I liked these books. I liked imagining myself as strong and true. But I also knew that I was not like the male leads in the novels I read. I wore dresses to school. I had to act like a lady, which made it hard to fight wars or follow sled dogs through the snow.
When I was 11, the woman who lived next door cleaned out her daughter's room--the daughter had moved away--and a box of books appeared on my desk. Most were advice manuals dispensing counsel about make-up and hair-styles, the provenance of the good girl, the girl who did as she was told. But tucked underneath were a couple of novels. These had heavy cardboard covers and thick yellowing pages. They smelled of age and promise. The first one I opened began with a line that told me this book was going to be different. First off, the narrator was a woman. Second, and even more important, was the way she saw the world, with herself at the center and the story her own.
That was how I met Jane Eyre. She was a revelation to my 11-year-old self--the self who had already been taught that good books were written by men about courageous guys and noble, thoughtful boys. Jane was not like any girl character a man had written. She thought for herself. She took terrifying action, often at great risk, and did things that were unthinkable.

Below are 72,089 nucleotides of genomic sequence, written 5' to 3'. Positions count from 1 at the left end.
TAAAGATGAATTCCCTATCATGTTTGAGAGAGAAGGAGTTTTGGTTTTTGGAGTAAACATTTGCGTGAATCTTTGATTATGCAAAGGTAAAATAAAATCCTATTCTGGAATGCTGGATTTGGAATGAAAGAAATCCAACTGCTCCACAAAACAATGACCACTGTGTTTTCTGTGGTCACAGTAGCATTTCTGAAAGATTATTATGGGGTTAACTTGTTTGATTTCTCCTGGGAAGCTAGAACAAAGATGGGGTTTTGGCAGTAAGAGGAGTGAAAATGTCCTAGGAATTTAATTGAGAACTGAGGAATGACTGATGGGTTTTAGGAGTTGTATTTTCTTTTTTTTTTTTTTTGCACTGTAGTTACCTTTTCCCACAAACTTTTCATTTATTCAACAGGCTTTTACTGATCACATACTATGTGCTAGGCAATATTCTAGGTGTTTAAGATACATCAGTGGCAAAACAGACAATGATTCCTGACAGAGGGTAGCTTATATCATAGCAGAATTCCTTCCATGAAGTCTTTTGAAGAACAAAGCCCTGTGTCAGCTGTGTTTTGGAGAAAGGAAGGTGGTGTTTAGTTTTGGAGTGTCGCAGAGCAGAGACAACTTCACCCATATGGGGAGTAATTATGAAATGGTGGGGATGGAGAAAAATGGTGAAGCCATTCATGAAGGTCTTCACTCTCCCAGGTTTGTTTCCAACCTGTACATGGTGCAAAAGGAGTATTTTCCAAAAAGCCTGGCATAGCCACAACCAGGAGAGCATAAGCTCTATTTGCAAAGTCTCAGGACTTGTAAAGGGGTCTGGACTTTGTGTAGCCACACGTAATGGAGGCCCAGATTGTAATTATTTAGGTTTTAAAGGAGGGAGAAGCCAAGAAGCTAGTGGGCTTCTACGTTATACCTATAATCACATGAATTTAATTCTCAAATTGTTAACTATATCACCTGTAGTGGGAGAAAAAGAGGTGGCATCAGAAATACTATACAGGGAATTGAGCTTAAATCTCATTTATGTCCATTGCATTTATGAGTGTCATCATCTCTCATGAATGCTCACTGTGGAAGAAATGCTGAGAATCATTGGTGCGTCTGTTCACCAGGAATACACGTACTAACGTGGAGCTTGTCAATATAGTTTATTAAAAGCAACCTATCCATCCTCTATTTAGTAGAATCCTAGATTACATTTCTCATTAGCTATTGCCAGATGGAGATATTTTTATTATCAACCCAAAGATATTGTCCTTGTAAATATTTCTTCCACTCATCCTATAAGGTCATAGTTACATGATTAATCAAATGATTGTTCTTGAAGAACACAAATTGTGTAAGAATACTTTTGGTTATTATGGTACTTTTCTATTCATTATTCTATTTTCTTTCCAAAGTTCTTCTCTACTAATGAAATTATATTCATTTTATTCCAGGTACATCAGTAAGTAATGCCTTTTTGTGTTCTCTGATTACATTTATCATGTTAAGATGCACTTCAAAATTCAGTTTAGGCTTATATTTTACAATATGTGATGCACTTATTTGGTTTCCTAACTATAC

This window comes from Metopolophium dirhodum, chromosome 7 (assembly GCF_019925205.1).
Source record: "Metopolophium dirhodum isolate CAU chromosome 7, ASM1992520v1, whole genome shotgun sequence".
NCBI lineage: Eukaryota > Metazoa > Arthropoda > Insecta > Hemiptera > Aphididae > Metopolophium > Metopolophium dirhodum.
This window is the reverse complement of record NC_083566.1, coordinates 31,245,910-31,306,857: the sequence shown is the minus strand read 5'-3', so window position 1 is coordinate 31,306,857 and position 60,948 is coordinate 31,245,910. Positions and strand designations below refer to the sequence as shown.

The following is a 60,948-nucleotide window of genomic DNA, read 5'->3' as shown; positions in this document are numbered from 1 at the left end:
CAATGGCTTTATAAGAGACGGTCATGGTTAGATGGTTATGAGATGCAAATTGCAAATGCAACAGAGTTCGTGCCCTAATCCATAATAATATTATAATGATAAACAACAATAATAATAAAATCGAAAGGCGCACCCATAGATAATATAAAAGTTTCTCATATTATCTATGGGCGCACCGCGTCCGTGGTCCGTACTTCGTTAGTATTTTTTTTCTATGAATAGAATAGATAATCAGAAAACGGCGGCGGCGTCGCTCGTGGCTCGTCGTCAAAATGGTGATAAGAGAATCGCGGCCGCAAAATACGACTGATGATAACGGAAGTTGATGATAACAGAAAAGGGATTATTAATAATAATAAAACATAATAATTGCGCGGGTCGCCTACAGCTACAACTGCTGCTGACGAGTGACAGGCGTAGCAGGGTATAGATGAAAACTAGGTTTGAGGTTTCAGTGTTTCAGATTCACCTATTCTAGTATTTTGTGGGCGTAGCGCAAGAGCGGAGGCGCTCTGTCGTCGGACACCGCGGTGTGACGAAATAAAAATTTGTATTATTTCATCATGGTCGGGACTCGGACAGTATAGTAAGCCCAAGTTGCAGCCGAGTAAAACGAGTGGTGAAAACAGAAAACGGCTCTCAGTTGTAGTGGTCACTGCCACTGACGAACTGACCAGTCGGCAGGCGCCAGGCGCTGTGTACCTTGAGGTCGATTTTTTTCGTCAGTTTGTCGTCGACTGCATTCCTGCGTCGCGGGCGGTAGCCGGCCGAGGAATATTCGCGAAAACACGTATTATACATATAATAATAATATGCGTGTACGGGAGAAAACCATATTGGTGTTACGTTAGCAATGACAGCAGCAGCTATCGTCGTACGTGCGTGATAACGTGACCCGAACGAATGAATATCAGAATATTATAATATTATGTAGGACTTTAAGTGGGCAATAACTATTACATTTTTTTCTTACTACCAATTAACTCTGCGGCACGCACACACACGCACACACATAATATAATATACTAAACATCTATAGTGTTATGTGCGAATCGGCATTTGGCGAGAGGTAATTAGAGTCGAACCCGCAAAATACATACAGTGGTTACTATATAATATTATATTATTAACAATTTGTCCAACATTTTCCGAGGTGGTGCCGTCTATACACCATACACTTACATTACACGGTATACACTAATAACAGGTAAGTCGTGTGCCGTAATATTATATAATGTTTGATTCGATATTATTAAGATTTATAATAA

Unimaginable. Almost unbelievable. And yet I believed she could do them. And although I would not have said so when I first read her story, she made me believe that I could do things too.
From Jane I moved on to Tess (of the D'Urbervilles) and then to the confessional poets--Sylvia Plath and Anne Sexton. My mother worried that I had fallen into a pit of despair. I had not. I was searching for a story that felt like my own. I knew I could not be Tom Sawyer. I could not follow Jack London into the wild. I could not prove myself on the battlefields of the Western front. In short, I could have none of the experiences described by writers from Hemingway to Faulkner--male writers all--that defined the world to readers or the place of the individual within it, as if war and hunting and the gain or loss of money were the formative experiences of every person who walked America.